The markets are flopping and chopping wildly here – up or down hundreds of Dow points every few days. The obvious reason: Everyone is waiting for the Federal Reserve’s “oracles” to come down from on high and tell us what the future holds for interest rates, but they’re driving stocks to and fro as they place their bets in anticipation.
But what if … just IF … we’re already in a new bear market? What if it literally doesn’t matter what the Fed does or says this week, and stocks are going to drop anyway?
It seems like heresy to suggest such a thing — especially after today’s rise. And after all, many Wall Street investors have been lulled to sleep by six-and-a-half-years of funny money. They’ve grown complacent – convinced that an ever-present “Fed put” will save them no matter what.
But I believe I’ve laid out a convincing case that Janet Yellen and her ilk can’t keep the balls in the air much longer. Multiple rate cuts, QE announcements, and other easing steps overseas haven’t stopped markets from weakening anyway. Plus, the technicals, fundamentals and economic backdrop all argue for lower stock prices.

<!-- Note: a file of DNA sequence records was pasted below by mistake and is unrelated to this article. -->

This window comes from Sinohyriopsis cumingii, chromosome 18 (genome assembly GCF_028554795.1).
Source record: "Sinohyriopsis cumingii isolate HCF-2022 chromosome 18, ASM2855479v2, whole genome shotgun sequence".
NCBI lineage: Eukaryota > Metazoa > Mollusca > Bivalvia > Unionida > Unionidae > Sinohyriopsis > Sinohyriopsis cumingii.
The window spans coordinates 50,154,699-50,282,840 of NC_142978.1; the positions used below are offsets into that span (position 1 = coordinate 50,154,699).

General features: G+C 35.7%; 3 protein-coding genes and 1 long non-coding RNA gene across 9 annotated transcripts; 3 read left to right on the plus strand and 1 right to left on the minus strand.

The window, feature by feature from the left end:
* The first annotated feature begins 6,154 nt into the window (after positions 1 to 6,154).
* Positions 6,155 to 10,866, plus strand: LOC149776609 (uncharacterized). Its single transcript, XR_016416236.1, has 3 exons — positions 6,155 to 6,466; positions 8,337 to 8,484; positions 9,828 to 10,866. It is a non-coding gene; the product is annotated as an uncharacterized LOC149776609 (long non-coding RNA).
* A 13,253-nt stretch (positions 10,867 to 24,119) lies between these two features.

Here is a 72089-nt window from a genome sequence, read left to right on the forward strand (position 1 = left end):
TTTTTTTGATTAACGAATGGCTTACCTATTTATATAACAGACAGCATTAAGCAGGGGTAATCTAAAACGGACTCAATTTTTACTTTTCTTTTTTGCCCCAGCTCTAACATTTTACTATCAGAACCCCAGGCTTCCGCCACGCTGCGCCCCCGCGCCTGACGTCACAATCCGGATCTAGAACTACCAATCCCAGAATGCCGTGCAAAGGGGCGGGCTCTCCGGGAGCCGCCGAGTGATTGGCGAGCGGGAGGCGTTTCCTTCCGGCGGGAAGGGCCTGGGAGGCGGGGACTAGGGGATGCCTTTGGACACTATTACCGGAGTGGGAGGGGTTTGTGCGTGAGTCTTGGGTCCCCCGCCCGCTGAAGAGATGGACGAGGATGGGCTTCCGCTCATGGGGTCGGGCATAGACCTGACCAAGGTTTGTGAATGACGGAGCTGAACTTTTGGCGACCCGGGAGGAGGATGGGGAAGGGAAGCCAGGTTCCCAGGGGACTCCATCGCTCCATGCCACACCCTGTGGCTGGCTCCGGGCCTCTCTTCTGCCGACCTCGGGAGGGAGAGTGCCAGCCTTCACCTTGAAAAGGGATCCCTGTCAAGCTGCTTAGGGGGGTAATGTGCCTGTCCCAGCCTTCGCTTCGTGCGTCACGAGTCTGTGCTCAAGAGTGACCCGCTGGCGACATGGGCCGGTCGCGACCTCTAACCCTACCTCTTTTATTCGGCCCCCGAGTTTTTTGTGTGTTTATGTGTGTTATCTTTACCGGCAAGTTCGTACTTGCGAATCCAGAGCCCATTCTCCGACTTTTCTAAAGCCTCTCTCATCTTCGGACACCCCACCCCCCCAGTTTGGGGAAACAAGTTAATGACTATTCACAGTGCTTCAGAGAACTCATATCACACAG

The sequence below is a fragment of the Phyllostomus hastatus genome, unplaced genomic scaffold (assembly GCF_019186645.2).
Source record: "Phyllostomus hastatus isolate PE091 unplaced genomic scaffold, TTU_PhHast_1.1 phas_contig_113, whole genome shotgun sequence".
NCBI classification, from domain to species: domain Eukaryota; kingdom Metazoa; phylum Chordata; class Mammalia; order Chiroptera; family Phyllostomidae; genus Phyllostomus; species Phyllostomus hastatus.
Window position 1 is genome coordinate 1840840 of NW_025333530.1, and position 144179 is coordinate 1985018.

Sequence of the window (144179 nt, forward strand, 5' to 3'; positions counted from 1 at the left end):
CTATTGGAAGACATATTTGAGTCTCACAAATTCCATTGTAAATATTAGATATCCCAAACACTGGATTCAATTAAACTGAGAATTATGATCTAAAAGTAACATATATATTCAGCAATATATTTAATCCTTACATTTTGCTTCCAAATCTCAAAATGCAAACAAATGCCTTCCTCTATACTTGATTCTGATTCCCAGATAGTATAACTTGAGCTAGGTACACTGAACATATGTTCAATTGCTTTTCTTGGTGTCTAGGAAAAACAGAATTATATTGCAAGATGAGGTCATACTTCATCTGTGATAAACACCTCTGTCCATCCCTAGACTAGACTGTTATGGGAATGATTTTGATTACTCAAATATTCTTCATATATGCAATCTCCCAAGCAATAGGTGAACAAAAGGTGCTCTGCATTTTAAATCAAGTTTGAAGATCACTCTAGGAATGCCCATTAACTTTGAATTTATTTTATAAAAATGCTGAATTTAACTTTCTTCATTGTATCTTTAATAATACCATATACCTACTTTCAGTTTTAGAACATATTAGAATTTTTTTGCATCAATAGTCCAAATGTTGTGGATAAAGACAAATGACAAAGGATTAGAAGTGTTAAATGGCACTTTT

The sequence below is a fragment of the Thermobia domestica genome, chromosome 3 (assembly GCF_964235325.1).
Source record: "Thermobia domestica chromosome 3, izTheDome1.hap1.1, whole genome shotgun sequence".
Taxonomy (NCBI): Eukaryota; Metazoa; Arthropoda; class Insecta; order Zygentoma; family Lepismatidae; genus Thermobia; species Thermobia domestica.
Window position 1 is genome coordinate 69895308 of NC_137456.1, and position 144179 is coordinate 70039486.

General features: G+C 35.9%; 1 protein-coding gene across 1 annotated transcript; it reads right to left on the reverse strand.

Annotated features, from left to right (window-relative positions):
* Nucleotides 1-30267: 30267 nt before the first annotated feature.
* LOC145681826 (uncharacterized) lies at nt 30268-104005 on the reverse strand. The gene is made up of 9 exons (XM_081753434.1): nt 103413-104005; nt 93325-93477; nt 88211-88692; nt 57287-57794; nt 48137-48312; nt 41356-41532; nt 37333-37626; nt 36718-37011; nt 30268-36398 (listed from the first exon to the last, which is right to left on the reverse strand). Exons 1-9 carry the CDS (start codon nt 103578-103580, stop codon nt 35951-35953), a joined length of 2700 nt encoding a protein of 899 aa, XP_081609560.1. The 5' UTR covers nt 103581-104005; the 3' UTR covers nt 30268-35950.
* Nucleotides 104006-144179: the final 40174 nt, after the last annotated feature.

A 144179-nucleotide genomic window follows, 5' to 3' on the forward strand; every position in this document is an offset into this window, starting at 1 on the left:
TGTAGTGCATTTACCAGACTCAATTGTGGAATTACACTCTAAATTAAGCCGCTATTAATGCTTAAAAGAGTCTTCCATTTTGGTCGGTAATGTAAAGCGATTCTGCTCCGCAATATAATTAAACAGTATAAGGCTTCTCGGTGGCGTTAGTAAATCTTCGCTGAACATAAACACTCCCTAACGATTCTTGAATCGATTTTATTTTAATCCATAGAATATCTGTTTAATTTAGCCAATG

|Despite occasional bounce-backs, are we actually in a bear market?|
If I’m right, that means you’re going to have to dust off the old bear market playbook – one that many investors have all but forgotten! Some key playbook pointers to get you started:
In bear markets, you can find a select few stocks with stable businesses, generous yields, company-specific catalysts, and high ratings that will outperform or generate gains. But they’re much fewer and farther between.
That means you need to maintain much higher levels of cash. It also means you can’t just buy any old ETF or big-name stock — or listen to tired Wall Street “buy and hold” advice — and expect to make money. You have to get extremely selective. Or better yet, you want to find someone with a lot of experience predicting past bear markets, and trading their way through them.
In bear markets, long, grinding moves lower … and a few interim mini-crashes mixed in … are the norm. Equally normal are furious, short-term, short-covering rallies that suck people into thinking everything is fixed.